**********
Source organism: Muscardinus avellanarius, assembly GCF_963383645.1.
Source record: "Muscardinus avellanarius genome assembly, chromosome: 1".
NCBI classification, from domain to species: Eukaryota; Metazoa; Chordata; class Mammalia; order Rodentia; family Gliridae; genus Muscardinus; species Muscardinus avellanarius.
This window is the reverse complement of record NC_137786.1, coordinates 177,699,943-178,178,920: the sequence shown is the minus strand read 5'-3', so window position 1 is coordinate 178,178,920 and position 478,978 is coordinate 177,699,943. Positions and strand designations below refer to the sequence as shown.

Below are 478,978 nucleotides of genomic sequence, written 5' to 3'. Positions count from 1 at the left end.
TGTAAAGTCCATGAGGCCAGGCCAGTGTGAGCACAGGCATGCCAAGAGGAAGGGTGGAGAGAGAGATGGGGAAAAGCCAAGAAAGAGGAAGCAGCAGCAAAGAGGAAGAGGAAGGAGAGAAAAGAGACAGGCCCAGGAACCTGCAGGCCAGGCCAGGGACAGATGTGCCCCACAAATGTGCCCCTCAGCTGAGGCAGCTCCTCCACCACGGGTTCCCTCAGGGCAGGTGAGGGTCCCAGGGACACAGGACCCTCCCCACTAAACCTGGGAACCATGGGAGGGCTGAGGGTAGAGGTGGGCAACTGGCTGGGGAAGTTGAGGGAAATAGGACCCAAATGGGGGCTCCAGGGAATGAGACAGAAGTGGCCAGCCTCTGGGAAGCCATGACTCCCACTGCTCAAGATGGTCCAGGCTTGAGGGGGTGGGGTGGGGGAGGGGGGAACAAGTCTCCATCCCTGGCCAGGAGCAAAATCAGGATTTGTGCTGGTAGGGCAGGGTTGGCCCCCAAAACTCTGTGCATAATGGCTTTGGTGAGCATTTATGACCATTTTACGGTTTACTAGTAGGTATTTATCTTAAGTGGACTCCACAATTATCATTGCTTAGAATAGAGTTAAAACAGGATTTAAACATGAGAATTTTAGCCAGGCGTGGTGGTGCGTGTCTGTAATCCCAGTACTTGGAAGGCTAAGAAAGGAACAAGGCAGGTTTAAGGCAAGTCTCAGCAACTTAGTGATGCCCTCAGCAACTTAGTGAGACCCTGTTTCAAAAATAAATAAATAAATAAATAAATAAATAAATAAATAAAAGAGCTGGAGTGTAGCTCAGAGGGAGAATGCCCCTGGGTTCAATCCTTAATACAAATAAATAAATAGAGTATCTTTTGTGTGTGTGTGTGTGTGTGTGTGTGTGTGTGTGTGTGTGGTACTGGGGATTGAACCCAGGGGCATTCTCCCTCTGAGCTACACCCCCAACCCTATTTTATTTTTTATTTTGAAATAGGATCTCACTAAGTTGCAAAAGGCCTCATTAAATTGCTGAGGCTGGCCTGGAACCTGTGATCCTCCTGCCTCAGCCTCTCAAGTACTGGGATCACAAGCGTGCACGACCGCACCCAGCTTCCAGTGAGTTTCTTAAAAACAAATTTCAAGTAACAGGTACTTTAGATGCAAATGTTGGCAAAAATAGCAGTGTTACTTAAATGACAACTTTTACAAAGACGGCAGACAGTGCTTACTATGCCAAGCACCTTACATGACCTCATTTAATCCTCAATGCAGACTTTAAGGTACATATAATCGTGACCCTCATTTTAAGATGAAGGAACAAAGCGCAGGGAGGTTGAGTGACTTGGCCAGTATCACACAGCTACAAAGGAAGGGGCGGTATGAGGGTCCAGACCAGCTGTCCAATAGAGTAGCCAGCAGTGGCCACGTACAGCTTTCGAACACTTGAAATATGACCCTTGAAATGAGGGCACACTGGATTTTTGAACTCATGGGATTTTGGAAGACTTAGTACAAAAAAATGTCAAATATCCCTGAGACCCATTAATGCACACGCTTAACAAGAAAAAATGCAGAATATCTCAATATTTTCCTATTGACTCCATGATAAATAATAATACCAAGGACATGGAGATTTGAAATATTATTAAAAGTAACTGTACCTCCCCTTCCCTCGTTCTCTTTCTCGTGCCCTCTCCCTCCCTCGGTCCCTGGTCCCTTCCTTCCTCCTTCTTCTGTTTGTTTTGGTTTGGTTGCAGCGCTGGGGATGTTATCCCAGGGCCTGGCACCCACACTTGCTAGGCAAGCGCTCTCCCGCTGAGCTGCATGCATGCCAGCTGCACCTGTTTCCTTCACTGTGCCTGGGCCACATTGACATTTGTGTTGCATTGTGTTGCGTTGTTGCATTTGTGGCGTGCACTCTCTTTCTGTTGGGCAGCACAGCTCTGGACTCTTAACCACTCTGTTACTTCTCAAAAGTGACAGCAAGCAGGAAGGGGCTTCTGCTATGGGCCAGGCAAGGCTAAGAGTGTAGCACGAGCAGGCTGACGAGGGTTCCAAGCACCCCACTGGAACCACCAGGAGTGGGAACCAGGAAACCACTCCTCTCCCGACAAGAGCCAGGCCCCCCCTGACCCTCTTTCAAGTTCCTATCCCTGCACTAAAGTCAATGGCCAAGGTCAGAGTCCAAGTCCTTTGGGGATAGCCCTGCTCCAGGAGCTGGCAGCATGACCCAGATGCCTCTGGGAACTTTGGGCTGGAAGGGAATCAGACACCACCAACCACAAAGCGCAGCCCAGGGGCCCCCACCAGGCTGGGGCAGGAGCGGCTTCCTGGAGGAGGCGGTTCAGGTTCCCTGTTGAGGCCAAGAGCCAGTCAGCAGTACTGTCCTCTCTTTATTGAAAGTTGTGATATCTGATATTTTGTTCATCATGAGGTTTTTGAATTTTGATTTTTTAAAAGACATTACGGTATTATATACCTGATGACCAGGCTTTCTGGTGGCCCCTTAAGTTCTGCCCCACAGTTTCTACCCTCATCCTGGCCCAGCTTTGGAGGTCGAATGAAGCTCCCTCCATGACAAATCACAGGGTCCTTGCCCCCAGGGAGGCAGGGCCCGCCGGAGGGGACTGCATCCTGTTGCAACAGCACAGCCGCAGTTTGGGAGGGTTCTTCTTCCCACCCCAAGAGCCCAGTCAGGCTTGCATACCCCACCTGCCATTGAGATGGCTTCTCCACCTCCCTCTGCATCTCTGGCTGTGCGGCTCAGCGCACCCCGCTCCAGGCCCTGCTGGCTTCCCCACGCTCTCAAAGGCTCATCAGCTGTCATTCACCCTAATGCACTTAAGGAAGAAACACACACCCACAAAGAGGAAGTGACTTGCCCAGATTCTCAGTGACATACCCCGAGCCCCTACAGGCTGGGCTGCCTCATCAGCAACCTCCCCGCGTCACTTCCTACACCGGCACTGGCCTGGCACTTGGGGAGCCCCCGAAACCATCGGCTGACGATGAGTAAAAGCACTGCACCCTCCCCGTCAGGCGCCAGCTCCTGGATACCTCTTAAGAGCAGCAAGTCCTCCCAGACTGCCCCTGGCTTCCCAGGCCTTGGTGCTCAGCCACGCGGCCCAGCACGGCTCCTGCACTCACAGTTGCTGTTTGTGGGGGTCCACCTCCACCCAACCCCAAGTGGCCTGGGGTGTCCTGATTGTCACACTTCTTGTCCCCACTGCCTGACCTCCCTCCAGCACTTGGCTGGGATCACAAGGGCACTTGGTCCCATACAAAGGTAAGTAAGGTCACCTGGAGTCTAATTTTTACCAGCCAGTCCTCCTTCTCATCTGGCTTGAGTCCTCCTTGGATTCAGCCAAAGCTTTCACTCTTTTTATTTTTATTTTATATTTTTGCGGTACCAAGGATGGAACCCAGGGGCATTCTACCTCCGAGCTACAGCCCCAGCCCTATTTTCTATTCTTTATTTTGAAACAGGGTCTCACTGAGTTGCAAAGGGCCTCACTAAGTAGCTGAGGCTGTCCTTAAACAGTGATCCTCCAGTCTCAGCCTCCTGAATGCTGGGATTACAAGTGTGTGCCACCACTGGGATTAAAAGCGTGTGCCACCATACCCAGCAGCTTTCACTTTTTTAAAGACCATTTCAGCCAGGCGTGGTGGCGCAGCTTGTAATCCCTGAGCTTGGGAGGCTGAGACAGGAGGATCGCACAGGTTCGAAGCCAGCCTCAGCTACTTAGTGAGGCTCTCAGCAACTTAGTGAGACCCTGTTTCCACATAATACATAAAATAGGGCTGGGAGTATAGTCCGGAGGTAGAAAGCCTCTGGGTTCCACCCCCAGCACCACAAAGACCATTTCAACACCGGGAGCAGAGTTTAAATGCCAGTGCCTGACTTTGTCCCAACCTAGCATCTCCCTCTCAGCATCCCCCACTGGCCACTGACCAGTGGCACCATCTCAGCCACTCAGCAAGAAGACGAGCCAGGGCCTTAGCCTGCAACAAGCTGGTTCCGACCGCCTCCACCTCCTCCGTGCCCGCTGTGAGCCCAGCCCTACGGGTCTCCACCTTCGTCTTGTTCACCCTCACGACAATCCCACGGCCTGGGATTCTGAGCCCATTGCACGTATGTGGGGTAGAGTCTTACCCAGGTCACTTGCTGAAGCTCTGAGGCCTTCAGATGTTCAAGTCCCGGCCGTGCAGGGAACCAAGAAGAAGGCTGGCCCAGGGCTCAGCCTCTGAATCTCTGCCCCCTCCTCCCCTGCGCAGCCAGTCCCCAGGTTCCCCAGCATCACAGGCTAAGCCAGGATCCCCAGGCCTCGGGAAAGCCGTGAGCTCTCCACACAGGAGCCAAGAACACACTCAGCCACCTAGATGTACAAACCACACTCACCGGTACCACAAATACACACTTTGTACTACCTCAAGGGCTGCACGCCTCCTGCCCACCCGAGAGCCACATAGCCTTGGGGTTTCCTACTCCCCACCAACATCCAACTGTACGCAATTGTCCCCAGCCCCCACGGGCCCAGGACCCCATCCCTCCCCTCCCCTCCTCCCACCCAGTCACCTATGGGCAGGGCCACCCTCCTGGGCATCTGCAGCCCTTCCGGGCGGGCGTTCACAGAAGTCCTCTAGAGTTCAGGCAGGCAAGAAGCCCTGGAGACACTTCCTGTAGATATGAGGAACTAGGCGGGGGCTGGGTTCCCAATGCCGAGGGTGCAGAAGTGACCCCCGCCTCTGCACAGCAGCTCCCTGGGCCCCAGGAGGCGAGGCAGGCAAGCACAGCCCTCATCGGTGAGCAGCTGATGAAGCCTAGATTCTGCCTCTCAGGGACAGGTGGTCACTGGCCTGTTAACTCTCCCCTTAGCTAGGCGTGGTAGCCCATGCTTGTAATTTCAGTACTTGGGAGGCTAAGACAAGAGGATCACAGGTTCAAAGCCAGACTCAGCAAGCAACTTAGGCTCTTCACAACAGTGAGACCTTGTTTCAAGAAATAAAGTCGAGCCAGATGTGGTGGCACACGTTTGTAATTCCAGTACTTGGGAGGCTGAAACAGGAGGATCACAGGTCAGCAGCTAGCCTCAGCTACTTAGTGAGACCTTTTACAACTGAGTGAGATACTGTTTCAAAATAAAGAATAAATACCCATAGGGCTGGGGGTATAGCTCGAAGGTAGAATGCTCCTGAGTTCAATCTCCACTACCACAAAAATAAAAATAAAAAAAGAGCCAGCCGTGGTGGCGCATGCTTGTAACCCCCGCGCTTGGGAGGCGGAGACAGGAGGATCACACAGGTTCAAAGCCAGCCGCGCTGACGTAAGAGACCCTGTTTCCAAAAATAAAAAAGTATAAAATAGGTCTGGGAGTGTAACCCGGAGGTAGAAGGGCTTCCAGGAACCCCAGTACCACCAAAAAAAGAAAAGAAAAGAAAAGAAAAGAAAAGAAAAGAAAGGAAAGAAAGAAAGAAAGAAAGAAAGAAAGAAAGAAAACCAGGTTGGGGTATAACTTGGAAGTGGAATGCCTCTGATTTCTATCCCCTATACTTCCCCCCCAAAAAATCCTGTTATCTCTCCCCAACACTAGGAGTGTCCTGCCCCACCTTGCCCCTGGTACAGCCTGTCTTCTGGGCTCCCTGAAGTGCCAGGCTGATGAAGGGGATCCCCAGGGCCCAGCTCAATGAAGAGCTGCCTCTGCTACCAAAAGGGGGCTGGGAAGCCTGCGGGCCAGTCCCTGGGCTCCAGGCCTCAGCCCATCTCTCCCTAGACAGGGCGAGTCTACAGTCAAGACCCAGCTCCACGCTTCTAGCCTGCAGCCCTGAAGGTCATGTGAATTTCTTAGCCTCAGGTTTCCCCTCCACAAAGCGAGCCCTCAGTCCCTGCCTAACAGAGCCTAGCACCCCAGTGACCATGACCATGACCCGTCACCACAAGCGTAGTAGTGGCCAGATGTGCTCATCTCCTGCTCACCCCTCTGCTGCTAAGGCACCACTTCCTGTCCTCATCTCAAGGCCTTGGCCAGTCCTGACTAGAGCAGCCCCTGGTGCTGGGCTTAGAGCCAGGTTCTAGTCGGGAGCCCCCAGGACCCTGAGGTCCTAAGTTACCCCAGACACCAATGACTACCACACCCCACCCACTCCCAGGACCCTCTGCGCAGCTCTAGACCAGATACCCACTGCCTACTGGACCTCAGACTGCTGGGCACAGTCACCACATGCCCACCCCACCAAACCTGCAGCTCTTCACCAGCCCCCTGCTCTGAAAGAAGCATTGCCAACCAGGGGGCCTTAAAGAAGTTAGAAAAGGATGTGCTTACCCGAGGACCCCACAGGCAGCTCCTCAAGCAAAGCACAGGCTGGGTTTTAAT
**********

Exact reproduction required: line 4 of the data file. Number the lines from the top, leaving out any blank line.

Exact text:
This window is the reverse complement of record NC_137786.1, coordinates 177,699,943-178,178,920: the sequence shown is the minus strand read 5'-3', so window position 1 is coordinate 178,178,920 and position 478,978 is coordinate 177,699,943. Positions and strand designations below refer to the sequence as shown.